Always, Abigail

Always, Abigail
Age Range
Release Date
August 05, 2014
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Sixth grade to-do list: •Make the pom-pom squad! •Get photo in the yearbook •With Alli and Cami, become the three most popular girls at Crestdale Heights Middle School! Abigail and her two best friends are poised for a life of pom-poms and popularity—until Abigail doesn't make the squad. And is assigned a different homeroom. And gets the school's biggest outcast as her Friendly Letter partner. Abigail can hardly believe her bad luck! Gabby is really nice, but she's so weird! It's not like Abigail can stop her classmates from making fun of Gabby...right?

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Girl Drama
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Abigail is excited to begin middle school, especially since she and her friends Alli and Cami have been shopping all summer and are ready to make the pom pom squad and rule the school. However, Abigail gets stuck in Miss Hendrick's homeroom, while her friends have the cute new male teacher, and she is made an alternate on the pom pom squad. Her life is totally OVER, especially when Miss Hendricks assigns letter writing partners, and Abigail gets stuck with Flabby Gabby. Abigail is torn. She really wants to be a pom pom girl, but even Alli and Cami are being weird and mean about being on the squad, and Gabby is being really nice and helpful. The two are asked to read to kindergartners, and Abigail really enjoys it until her former friends start making fun of her. Keeping lists of things in a journal, Abigail tries to reconcile wanting to be part of the popular crowd with how mean the popular crowd is. Alli and Cami have been her friends for a long time, but she is increasingly uncomfortable with their behavior, especially when it comes to their treatment of Gabby.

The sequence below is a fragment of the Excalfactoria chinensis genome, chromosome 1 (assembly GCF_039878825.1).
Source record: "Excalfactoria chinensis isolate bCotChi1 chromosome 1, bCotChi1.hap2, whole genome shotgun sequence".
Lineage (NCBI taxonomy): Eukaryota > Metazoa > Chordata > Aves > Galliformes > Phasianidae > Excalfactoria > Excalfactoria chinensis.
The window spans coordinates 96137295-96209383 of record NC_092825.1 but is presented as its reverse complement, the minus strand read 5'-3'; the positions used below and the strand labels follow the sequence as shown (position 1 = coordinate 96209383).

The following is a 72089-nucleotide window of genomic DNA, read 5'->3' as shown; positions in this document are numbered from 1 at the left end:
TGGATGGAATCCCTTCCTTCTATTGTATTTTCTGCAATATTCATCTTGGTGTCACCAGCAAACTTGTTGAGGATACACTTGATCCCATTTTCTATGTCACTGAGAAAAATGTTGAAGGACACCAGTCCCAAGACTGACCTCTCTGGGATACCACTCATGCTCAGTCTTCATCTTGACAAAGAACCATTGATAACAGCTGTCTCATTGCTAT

At first, I really, really wanted to slap Abigail, especially after her description of Miss Hawk and her everlasting obsession with the pom pom squad, but... it's a pitch perfect middle school voice, and she does learn a hard, hard lesson that so many middle school girls learn. Friends change. Popular people can be mean. Things that seem like a good idea at the time are not. Mistakes are made at very loud volumes, in front of everyone. Cavanaugh really knows her demographic, writes effectively and convincingly, and even the format (lists) works.
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